Westfield Memorial Library and Dr. Martin Luther King, Jr. Association of Westfield collaborate on Black History Month Events



February is Black History Month, and the Westfield Memorial Library and the Dr. Martin Luther King,
Jr. Association of Westfield invite you to celebrate! Panel discussions, art exhibits, and music – all honoring the generations of African Americans who struggled to achieve full citizenship in American society.


Black History Month Events at the Library


Saturday, February 3 at 1:00pm

Opening Reception. Refreshments will be served.


Saturday, February 3 at 2:00pm

Our Westfield: The Black Experience

A panel of Westfield elders share insights and experiences that span almost a century in our town. Panelists include Mary Withers, Wallace Brown, Gladys Edwards and Joyce Pretlow. Library Director Allen McGinley moderates the discussion.


Monday, February 5 at 7:00pm

Exhibit Opening: African Americans in Westfield from 1720

The Dr. Martin Luther King,
Jr. Association of Westfield will unveil its engaging and informative exhibit of African American history in Westfield dating back to 1720. It’s a timeline of events that takes visitors on a historical journey from slavery and colonial times through the present day.


Thursday, February 8 at 7:00pm

Artful Stitches: A Mosaic of Black Fiber Artists

Join presenter and local fiber artist Lisa Shepard Stewart for a trunk show of her quilts, wall hangings and accessories created with ankara prints, mud cloth, korhogo fabrics, Ghanaian batiks and more.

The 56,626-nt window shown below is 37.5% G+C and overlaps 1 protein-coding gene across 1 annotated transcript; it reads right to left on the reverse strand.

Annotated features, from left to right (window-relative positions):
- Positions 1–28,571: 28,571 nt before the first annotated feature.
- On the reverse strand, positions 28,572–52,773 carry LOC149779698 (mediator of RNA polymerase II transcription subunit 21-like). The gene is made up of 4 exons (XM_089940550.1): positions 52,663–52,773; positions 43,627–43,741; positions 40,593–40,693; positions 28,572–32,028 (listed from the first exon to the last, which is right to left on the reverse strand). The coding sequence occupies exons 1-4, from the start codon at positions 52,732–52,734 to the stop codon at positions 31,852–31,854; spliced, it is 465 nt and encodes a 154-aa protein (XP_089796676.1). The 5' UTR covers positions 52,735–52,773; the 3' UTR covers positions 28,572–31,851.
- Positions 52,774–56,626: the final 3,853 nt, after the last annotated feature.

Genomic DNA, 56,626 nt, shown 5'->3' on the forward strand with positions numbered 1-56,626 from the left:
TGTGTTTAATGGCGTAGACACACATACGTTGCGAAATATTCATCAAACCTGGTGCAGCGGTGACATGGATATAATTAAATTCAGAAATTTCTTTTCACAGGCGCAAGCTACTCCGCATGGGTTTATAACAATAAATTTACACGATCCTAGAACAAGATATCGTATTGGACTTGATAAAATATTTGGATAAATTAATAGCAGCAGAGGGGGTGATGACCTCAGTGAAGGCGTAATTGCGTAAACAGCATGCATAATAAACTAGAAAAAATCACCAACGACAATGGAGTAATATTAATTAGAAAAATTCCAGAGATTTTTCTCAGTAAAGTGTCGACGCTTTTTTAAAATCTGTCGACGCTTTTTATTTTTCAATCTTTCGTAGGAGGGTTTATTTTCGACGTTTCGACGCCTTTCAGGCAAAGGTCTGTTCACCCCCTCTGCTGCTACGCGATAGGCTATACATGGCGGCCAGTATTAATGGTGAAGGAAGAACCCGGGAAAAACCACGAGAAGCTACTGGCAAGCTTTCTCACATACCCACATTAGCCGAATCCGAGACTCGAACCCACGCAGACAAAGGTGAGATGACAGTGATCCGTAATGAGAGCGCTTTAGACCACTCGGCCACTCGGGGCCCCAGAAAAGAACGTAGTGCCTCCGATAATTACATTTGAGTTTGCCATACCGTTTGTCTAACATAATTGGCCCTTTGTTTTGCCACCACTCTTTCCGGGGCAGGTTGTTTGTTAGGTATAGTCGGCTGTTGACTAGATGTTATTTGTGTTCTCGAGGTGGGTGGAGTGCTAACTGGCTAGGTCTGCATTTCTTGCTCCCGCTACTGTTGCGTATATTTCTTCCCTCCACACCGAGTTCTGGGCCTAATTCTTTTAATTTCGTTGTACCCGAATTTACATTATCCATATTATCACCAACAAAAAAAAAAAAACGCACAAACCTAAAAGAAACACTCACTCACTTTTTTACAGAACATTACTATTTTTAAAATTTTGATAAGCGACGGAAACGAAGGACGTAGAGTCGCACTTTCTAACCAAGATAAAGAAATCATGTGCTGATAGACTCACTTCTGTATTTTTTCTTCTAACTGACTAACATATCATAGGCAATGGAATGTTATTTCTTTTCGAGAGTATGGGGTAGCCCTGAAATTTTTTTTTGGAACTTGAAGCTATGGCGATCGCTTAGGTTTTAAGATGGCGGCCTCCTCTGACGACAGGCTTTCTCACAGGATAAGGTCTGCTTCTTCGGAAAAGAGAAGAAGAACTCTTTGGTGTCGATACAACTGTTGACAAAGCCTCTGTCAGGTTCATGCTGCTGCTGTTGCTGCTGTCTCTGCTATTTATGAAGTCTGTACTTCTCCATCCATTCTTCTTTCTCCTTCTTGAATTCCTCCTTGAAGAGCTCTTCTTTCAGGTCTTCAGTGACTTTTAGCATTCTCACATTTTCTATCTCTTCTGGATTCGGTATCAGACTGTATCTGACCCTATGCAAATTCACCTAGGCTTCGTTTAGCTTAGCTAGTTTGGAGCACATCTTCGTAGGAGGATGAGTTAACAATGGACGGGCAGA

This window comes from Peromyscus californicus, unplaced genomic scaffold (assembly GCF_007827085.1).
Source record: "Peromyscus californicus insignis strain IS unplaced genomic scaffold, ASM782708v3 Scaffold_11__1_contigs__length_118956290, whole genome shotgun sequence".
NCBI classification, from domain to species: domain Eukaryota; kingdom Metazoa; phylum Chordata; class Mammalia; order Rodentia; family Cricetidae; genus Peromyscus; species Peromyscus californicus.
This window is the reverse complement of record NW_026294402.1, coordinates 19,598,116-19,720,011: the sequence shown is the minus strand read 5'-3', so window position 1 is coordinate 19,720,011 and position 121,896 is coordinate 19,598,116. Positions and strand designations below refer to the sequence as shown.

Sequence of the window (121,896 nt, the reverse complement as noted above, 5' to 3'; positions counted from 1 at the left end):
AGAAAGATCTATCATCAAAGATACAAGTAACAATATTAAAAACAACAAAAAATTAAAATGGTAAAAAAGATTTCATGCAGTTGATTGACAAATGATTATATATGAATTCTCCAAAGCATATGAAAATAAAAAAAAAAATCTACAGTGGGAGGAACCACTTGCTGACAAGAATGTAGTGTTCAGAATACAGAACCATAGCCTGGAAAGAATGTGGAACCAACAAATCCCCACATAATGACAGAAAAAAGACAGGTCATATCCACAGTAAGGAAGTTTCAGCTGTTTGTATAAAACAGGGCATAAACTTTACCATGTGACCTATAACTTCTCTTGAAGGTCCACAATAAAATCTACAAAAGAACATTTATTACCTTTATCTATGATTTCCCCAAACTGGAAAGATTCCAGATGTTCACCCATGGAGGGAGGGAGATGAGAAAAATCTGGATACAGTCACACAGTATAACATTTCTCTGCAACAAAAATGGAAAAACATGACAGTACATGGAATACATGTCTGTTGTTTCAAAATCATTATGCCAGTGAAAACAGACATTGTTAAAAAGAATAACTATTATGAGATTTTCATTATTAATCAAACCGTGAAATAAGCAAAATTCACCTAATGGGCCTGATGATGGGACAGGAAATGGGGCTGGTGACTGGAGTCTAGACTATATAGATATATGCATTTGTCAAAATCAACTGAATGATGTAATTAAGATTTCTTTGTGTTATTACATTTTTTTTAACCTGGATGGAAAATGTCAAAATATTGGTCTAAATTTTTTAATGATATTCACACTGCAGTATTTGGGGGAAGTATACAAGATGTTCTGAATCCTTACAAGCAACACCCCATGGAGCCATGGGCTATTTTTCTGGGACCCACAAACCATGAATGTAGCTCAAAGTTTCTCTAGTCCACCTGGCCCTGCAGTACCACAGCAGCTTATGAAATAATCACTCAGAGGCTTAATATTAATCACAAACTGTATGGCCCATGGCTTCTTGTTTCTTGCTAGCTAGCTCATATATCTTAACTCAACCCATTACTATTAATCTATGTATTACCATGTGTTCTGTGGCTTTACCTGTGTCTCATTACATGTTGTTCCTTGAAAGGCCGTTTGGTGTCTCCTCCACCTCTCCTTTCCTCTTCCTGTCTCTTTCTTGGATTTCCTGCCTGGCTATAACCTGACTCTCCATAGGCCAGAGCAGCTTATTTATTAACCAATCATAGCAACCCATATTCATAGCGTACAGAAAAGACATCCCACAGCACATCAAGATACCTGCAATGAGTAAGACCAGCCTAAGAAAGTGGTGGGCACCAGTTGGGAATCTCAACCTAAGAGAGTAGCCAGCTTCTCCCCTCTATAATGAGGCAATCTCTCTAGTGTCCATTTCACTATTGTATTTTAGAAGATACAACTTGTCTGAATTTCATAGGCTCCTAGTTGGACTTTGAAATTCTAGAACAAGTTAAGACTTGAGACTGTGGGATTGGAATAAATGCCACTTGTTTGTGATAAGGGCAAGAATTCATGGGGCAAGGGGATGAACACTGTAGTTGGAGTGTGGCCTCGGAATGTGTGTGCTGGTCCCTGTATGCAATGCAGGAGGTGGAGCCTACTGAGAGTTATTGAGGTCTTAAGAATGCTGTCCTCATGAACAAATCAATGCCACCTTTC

Thursday, February 15 at 7:00pm

Book Discussion:  “Zora & Langston:  A Story of Friendship
& Betrayal”
by Yuval Taylor

Explore the intimate and abiding friendship between Zora Neale Hurston and Langston Hughes.  Did Charlotte Osgood Mason, their wealthy patron, undermine their artistic collaboration? Library Director Allen McGinley moderates.


Thursday, February 22 at 7:00 pm

Before it Became a Park,
It was a Neighborhood

A mostly African American neighborhood grew around Turkey Swamp in the “Big Woods” area of Westfield between 1905 and 1960. This is the story of the lives, families, and events that led to the demise of their neighborhood.


Tuesday, February 27 at 7:00 pm

Spirituals: Songs from
an Enslaved People

Presenter Donnell Carr will teach the language of spirituals while the audience participates in song. The African American spiritual is widely recognized as a singular and vitally important form of American folksong.

Said Elisa Freeman Sananman, who is Co-Chair, along with Donnell Carr, of the History and Education Committee at MLK, “We look forward to a lively month of programming at the library which I believe will bring the community together in appreciation of the challenges, opportunities and contributions of African American experience in Westfield.”

Stop by the library at 550 East Broad Street, visit our website at www.wmlnj.org and see how we can make your life in Westfield even better.

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